Some may have forgotten already but this iteration of “Planet of the Apes” is the second major studio reboot for the franchise. Forgotten of course referencing the 2001 reboot starring Mark Walberg and directed by Tim Burton. The newest reboot of the franchise began in 2011 and has been popular among moviegoing audiences and critics alike. Andy Serkis has shone in the motion capture lead role as the Caesar, a genetically altered ape who is leading a revolution of apes on an earth whose human population has been decimated by a virus. Much of the success of these films have to do with making an effort to understand the apes themselves and how/why they are motivated to build their own society apart from humans. This is done meticulously, first by showing how Caesar’s understanding of humans is complicated in “Rise of the Planet of the Apes”. Then it is further deepened in “Dawn of the Planet of the Apes” by displaying the importance of building a peaceful society apart from the humans. Humans, who seem to be intent on survival at any cost, which could result in the death of many apes and/or the demise of their own fragile remaining society. These films are built on ideas about the cost of survival versus functional society and how that plays out when those ideas are in opposition. These films have been consistent in their storytelling which explains why they continue to do well.
A few words about War for the Planet of the Apes:
- Slow – The movie opens with a battle scene that is pretty intense viewing. However, after the initial skirmishes, much of the first hour of the film plods along a little more deliberately than I would have hoped. While the excellent acting of Andy Serkis shines through the CGI rendering of Caesar, the choice to make the movie more deliberate to me does so at the cost of what I believe the movie was selling. If indeed the movie intended to sell the final showdown for the fate of the earth’s superior inhabitants. On some level the movie accomplished this showdown, however, a large portion of the movie is spent studying the in depth emotion that is conveyed through Caesar’s face. This makes much of the beginning of the film a bit of an emotional odyssey.
- Emotional to a fault – Speaking of emotional, this film ratchets up the stakes in that regard. At times I was left feeling a little emotionally raw as at one point it seemed as if the Apes and particularly Caesar were never going to catch a break. I also believe that walking into this movie believing that I would be watching a chess match showdown between human and ape placed me in the wrong frame of mind for the deeply emotional journey I received. There are many quiet moments, many deep exchanges, long glances, etc that take the place of actual dialogue, which would work well to establish this journey. However, for a movie that seemed to tout war being at its core, it would seem that war (while being set against a backdrop of a type of war) was more metaphor than actuality. It would seem this was more of an emotional war than a physical one.
- Bad use of woody harrelson – Woody Harrelson depicts “The Colonel” who is in the film as the primary antagonist to the Apes as well as the key to answering some of the audience’s questions about halfway through the film. Since the film unfolds as a mystery in the beginning by the time we get a full glimpse of Woody Harrelson he is there to fill all the gaps in the story for us, and to provide an obstacle before the Apes can get to their ultimate goal. To me, this seemed like it could have been executed more effectively, as Woody Harrelson has the capability and range to have provided more nuance in this role.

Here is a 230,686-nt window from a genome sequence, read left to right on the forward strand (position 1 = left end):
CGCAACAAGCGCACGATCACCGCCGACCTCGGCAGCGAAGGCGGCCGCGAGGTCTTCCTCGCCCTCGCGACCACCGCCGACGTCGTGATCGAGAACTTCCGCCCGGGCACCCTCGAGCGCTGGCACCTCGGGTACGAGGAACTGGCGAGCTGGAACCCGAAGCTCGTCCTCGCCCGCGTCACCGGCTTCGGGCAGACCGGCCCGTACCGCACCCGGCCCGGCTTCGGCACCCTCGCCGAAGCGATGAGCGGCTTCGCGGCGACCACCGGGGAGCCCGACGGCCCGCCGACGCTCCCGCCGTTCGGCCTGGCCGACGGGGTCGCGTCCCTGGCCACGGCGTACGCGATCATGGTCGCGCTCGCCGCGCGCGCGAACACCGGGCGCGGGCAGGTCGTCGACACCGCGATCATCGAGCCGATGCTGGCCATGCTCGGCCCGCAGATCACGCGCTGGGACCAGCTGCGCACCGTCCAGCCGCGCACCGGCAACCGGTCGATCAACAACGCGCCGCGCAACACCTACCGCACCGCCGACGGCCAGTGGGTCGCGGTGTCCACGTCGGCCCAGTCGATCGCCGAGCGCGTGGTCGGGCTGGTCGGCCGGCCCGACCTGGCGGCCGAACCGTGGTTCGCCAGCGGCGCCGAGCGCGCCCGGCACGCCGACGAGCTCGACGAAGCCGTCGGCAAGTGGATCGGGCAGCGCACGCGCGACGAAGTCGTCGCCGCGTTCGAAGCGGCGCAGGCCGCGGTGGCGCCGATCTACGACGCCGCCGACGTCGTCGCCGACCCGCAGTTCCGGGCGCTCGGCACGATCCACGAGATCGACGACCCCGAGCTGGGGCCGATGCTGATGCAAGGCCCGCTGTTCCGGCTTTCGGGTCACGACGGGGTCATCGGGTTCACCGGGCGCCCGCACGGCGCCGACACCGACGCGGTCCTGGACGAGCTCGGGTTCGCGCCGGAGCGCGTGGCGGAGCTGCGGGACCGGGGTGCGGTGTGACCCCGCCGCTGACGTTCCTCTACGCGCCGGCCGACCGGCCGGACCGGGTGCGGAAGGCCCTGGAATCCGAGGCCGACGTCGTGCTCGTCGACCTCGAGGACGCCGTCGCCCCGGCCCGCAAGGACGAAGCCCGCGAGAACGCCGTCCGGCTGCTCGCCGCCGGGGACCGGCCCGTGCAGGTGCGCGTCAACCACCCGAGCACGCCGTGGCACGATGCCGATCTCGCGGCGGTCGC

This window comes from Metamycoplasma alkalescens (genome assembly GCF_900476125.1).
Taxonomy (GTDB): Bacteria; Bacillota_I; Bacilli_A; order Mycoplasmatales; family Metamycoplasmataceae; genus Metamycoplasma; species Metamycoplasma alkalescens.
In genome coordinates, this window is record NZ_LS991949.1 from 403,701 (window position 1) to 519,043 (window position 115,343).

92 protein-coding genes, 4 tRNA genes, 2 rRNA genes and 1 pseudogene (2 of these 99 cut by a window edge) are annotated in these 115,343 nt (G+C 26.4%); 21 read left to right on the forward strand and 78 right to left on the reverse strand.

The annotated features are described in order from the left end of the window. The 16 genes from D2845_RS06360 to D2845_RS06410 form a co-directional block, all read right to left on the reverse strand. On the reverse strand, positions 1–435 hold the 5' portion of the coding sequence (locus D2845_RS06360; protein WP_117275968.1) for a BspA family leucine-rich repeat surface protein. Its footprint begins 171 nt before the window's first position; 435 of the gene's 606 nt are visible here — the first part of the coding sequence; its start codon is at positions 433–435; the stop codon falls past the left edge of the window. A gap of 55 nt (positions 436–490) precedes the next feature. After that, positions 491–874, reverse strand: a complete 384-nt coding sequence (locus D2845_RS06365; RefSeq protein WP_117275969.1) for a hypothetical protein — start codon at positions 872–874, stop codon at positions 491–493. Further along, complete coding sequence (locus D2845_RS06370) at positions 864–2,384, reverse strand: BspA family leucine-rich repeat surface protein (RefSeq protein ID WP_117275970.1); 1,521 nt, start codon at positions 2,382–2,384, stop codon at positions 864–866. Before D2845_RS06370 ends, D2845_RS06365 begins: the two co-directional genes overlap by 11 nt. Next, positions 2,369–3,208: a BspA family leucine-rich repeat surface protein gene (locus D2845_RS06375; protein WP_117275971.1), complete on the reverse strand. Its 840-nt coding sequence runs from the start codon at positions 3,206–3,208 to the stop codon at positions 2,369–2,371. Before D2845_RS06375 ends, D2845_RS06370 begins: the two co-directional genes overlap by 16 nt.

- No character development for the humans – While all of “The Colonel”‘s backstory is revealed in one monologue, none of the other humans are given this courtesy. This makes for very one-dimensional villains. While on some level you may be able to sympathize with “the colonel” given his story, it was very hard for me to understand his followers and why they would engage in such cruelty that didn’t seem to be based on the desperation of survival as they were intending. The idea that the humans are in a situation where they have no choice but to fight the apes is understandable, however without getting a full idea of the world that the humans themselves live in, it was hard for me to feel anything besides irrational hatred for them.
- Ceases world building – Much of this movie (and the series) is spent with the Apes and their view of the world. This tight view of what is supposed to be a worldwide conflict makes the “planet” advertising to me a bit of a red herring. Perhaps the idea of an ape “planet” was meant to just be a nod to the original films, however, all of the three movies are entrenched in one particular area of the planet. This makes the whole idea of a worldwide plague seem a little more far fetched than I believe the creators of the series intended. If we’re spending all of the time with the Apes and learning about the world only from them and one or two other human encampments, it makes it difficult to zoom out in my mind what survival on this “planet of apes” looks like.
I believe my last point is really why I ultimately didn’t like this movie much to the contrary of most movie goers. I expected to see a world built out that that shows how the apes went from a forest in CA to across the planet and didn’t quite get that in this film. This isn’t to say that you shouldn’t go see this movie as I believe it does bring to an emotional conclusion this specific tale of one ape’s view of the world from Rise to War. This makes the film gratifying in that respect I suppose. However, do not make the mistake of thinking you are going to see apes wage all out war against humans. Bring your kids, it’s safe for most. 2.99 of 5 stars.